I have absolutely no way of verifying this claim — indeed it is pretty much unverifiable. But it strikes me as being believable. Think about the pressures civil servants have had to deal with in the recent past: preparing for different scenarios depending on the outcome of the Brexit referendum (and two general elections in quick succession); adjusting to the very different styles and priorities of three prime ministers in as many years; drawing up and then implementing the Brexit agreements; responding to the pandemic and lockdowns, and doing all this while normal work patterns were completely disrupted.

Just as in any organisation, you will no doubt be able to find members of the Civil Service who don’t pull their weight, produce work of inferior quality, or actively try to sabotage the plans handed down to them from on high. It’s the job of managers to spot poor performers, help them improve and if they don’t — move them out of the organisation.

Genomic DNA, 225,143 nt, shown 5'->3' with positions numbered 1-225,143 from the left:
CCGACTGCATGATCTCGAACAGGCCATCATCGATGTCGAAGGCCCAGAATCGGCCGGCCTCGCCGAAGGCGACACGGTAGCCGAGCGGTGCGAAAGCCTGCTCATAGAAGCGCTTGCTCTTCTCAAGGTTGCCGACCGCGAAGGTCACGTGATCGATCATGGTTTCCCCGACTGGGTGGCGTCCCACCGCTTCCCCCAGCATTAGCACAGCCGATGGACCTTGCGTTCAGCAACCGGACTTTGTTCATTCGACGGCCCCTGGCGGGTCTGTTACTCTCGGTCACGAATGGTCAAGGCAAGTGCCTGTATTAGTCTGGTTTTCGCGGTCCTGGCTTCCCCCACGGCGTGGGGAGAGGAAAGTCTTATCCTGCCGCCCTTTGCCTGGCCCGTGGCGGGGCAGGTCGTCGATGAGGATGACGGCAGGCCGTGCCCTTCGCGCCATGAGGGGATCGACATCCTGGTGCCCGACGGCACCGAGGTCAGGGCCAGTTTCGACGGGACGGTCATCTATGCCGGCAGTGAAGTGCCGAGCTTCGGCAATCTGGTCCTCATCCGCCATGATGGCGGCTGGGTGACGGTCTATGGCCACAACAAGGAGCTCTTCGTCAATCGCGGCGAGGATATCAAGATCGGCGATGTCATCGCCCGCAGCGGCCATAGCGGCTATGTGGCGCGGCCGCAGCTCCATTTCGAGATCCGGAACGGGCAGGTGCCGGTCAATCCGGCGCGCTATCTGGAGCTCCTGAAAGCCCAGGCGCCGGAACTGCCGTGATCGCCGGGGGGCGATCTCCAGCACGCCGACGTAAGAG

But most of the civil servants I met and worked with during my short time in No 10 were true professionals, incredibly hard-working, open-minded, energetic and genuinely committed to the public interest.

The problem isn’t the people. It’s the purpose. What exactly is the point of a particular programme, or department, or bureaucratic scheme?

The civil servants running it may very well be doing so faithfully and diligently but if the initiative itself is unnecessary, counter-productive or poorly designed then all the hard work and professionalism in the world won’t save it from being a waste of taxpayers’ money.